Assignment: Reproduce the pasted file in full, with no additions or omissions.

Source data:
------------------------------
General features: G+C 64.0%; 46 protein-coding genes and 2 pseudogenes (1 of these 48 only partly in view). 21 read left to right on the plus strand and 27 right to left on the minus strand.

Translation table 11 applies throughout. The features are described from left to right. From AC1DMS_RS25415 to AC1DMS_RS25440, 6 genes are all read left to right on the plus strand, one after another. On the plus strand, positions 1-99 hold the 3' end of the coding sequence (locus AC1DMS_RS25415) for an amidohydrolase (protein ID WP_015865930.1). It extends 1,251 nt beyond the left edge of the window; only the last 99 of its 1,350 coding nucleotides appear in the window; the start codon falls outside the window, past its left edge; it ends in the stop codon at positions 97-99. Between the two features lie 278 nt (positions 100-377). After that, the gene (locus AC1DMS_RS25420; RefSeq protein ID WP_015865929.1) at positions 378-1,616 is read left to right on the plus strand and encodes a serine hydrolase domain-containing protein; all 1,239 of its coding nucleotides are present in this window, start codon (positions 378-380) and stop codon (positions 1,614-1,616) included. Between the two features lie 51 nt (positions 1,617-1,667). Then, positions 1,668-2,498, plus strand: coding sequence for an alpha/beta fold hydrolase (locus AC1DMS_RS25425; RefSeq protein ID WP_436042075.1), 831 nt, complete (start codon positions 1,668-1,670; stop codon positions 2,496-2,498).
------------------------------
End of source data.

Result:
General features: G+C 64.0%; 46 protein-coding genes and 2 pseudogenes (1 of these 48 only partly in view). 21 read left to right on the plus strand and 27 right to left on the minus strand.

Translation table 11 applies throughout. The features are described from left to right. From AC1DMS_RS25415 to AC1DMS_RS25440, 6 genes are all read left to right on the plus strand, one after another. On the plus strand, positions 1-99 hold the 3' end of the coding sequence (locus AC1DMS_RS25415) for an amidohydrolase (protein ID WP_015865930.1). It extends 1,251 nt beyond the left edge of the window; only the last 99 of its 1,350 coding nucleotides appear in the window; the start codon falls outside the window, past its left edge; it ends in the stop codon at positions 97-99. Between the two features lie 278 nt (positions 100-377). After that, the gene (locus AC1DMS_RS25420; RefSeq protein ID WP_015865929.1) at positions 378-1,616 is read left to right on the plus strand and encodes a serine hydrolase domain-containing protein; all 1,239 of its coding nucleotides are present in this window, start codon (positions 378-380) and stop codon (positions 1,614-1,616) included. Between the two features lie 51 nt (positions 1,617-1,667). Then, positions 1,668-2,498, plus strand: coding sequence for an alpha/beta fold hydrolase (locus AC1DMS_RS25425; RefSeq protein ID WP_436042075.1), 831 nt, complete (start codon positions 1,668-1,670; stop codon positions 2,496-2,498).